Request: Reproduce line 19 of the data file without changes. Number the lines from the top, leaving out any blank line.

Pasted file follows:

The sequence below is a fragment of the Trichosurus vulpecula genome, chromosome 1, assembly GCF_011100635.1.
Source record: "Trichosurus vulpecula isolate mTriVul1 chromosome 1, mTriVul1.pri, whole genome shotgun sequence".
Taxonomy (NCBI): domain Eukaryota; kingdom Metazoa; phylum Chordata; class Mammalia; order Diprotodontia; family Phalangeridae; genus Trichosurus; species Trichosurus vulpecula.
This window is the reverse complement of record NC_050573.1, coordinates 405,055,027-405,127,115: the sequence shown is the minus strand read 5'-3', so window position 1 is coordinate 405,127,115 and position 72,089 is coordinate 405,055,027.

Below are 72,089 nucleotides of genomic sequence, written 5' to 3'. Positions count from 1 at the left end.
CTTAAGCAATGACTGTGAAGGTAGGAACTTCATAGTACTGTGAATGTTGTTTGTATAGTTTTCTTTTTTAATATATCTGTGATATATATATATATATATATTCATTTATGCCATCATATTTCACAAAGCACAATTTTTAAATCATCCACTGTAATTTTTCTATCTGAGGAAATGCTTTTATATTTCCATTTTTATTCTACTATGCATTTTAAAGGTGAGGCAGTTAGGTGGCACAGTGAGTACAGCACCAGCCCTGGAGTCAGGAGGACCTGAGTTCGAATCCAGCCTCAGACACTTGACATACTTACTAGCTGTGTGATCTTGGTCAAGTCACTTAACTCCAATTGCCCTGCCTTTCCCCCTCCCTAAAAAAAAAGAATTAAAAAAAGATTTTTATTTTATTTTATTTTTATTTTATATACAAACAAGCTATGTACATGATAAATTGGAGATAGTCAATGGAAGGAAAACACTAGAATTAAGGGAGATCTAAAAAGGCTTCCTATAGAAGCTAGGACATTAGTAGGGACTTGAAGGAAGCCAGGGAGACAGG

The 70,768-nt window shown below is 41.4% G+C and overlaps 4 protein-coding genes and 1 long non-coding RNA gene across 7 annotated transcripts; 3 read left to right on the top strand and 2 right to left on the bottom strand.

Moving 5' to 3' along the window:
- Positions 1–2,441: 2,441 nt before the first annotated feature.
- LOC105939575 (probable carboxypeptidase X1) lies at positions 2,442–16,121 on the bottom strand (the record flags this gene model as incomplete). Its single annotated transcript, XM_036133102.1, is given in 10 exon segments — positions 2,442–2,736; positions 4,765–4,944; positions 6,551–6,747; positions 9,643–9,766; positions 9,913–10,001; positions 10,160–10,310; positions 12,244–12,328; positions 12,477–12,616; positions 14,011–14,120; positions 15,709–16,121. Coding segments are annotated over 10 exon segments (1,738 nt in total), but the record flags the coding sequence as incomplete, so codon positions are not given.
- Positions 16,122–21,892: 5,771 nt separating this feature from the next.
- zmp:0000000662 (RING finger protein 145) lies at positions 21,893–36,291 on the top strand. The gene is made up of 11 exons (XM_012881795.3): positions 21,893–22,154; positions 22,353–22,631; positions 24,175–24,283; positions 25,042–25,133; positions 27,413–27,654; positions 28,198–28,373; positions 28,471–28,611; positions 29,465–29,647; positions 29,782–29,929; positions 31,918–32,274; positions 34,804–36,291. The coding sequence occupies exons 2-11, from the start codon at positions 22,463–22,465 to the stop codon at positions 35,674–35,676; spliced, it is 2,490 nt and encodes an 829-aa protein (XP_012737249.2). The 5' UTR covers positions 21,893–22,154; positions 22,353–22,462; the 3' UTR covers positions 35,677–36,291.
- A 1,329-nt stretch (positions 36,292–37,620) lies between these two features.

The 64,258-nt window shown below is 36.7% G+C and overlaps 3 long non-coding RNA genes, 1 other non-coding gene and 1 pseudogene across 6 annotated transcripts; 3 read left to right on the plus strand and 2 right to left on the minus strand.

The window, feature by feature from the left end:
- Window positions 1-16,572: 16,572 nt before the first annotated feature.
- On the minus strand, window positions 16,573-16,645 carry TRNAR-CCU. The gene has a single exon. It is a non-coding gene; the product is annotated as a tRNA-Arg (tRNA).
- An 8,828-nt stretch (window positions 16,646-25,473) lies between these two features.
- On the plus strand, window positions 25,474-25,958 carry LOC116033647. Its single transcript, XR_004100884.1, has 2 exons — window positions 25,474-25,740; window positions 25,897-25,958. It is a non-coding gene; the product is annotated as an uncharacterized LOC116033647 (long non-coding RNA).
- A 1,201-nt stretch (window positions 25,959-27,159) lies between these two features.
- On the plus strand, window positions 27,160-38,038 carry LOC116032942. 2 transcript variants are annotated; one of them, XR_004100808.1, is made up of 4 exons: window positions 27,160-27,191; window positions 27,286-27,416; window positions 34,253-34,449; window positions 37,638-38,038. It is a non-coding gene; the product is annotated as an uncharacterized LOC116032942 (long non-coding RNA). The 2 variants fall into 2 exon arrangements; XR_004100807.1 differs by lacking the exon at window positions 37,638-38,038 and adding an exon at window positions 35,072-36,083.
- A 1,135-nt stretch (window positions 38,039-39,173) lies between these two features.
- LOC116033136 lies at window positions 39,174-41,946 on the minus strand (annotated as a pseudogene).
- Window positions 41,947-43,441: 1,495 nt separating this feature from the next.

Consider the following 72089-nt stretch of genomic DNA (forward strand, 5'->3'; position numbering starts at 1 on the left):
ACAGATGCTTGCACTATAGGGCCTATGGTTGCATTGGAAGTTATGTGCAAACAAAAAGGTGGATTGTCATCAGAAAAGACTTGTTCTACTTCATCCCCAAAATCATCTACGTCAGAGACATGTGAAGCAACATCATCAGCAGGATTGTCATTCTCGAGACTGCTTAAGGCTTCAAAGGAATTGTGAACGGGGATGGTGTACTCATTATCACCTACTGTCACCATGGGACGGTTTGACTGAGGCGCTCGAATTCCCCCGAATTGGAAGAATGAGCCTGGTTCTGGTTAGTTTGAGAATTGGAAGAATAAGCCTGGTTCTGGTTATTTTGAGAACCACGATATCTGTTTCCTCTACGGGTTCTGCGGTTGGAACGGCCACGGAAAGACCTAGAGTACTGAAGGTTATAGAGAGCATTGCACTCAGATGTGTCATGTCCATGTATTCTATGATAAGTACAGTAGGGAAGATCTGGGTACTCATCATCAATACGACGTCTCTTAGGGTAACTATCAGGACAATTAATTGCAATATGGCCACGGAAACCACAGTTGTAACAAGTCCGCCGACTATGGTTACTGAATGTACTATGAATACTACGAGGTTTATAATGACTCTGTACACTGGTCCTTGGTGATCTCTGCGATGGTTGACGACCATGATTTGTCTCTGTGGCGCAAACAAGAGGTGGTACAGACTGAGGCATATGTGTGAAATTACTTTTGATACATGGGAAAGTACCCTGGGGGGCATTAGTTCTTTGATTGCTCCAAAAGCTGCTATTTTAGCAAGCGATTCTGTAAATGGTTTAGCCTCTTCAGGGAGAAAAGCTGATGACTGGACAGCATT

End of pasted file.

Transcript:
- On the plus strand, window positions 25,474-25,958 carry LOC116033647. Its single transcript, XR_004100884.1, has 2 exons — window positions 25,474-25,740; window positions 25,897-25,958. It is a non-coding gene; the product is annotated as an uncharacterized LOC116033647 (long non-coding RNA).